Nationally, critics of corporate education reform cite arrogance as an ongoing concern, with too much reliance on the opinions of "experts," who often come from the private sector, and not enough reliance on the opinions of educators.
3. Passion pays off
Even if you didn't agree with Peters' positions on the issues, which have been organized under the umbrella of anti-corporate education reform, there was no mistaking her knowledge and passion, qualities Dale Estey seemed to lack.
Nationally, passion exists on both sides of the spectrum in the education debate. But, though her arguments can be polemic and she has been criticized for selective use of statistics, anti-education reform activist Diane Ravitch, who endorsed Peters, has touched a national nerve with her book Reign of Error: The Hoax of the Privatization Movement and Danger to America's Public Schools.
She speaks passionately about poverty and its impact on kids.
She speaks passionately about the need to treasure and support public education.
She speaks passionately about the demoralization of teachers, which is not to be discounted.
A Seattle teacher friend of mine recently described receiving her performance ranking, based on student growth data (test scores). She was classified as "typical," and has yet to receive any further explanation.
"I found this demotivating," she said. "I work super hard and some days, I am an exceptional teacher. What does 'typical' mean?"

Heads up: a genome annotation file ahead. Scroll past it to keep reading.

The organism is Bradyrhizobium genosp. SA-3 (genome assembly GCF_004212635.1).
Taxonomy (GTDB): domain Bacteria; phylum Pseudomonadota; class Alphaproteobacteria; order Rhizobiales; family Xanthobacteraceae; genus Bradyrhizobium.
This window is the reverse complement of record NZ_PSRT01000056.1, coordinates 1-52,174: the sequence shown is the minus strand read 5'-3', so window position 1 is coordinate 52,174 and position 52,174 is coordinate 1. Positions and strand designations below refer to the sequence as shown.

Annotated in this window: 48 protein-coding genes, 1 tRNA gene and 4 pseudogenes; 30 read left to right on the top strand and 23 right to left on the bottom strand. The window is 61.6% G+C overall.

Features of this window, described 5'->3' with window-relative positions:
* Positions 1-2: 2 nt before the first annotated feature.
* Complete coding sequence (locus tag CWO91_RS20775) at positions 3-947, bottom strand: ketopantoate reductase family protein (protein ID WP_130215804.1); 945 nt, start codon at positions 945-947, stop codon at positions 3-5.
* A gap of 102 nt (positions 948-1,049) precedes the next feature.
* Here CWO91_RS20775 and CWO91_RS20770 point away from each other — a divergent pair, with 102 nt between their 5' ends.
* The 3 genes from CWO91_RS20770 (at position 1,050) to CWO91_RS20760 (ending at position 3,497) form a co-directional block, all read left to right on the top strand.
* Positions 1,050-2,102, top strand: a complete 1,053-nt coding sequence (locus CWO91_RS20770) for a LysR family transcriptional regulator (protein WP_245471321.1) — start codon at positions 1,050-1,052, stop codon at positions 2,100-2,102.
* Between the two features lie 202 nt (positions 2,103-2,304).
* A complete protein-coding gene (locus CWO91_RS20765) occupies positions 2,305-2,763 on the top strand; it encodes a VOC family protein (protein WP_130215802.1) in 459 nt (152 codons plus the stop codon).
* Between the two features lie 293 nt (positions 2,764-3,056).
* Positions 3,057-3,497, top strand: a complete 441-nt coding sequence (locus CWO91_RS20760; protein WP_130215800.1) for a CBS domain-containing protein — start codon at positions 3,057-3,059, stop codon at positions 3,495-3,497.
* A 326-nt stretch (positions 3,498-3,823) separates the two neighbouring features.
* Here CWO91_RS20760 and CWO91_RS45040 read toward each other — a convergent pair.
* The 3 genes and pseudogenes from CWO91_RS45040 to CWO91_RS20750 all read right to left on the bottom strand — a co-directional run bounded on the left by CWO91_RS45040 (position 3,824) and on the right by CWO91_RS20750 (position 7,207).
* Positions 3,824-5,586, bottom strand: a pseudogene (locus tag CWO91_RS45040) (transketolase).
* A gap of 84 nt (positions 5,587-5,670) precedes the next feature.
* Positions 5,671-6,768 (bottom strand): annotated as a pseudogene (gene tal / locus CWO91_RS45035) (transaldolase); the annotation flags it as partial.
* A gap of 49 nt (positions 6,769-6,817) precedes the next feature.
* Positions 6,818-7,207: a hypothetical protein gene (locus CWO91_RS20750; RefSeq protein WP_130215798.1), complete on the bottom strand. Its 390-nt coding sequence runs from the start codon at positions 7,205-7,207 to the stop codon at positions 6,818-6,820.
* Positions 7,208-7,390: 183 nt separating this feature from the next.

4. Teacher power
The role of teachers is one of the most significant elements of today's education debate. Teachers feel they are blamed for poor student trajectories, though factors such as as poverty and family support play important roles in student success.
Improving teacher quality is often cited as the linchpin to improving our education system. To a certain extent, teachers' unions have bought into this, supporting teachers who seek to become Nationally Board Certified and, in the case of the Seattle Teachers Union, working closely with Seattle Public Schools to develop a groundbreaking teacher evaluation system and Urban Teacher Residency program.
Now, the debate has turned toward the quality of teacher preparation, with Finland and other countries lauded for their selective and rigorous teacher preparation programs.
But a crucial distinction is that in the U.S., teaching is a populist, rather than an elitist, career, which typifies the American dream. Teachers in the U.S. may not enjoy the same level of respect as their Finnish or South Korean counterparts, but an argument can be made that a broader spectrum of students and families can relate to them.
Peters earned the support of many teachers who are fed up with the blame game.
One of them confronted me at the Election Night night gathering of Peters supporters.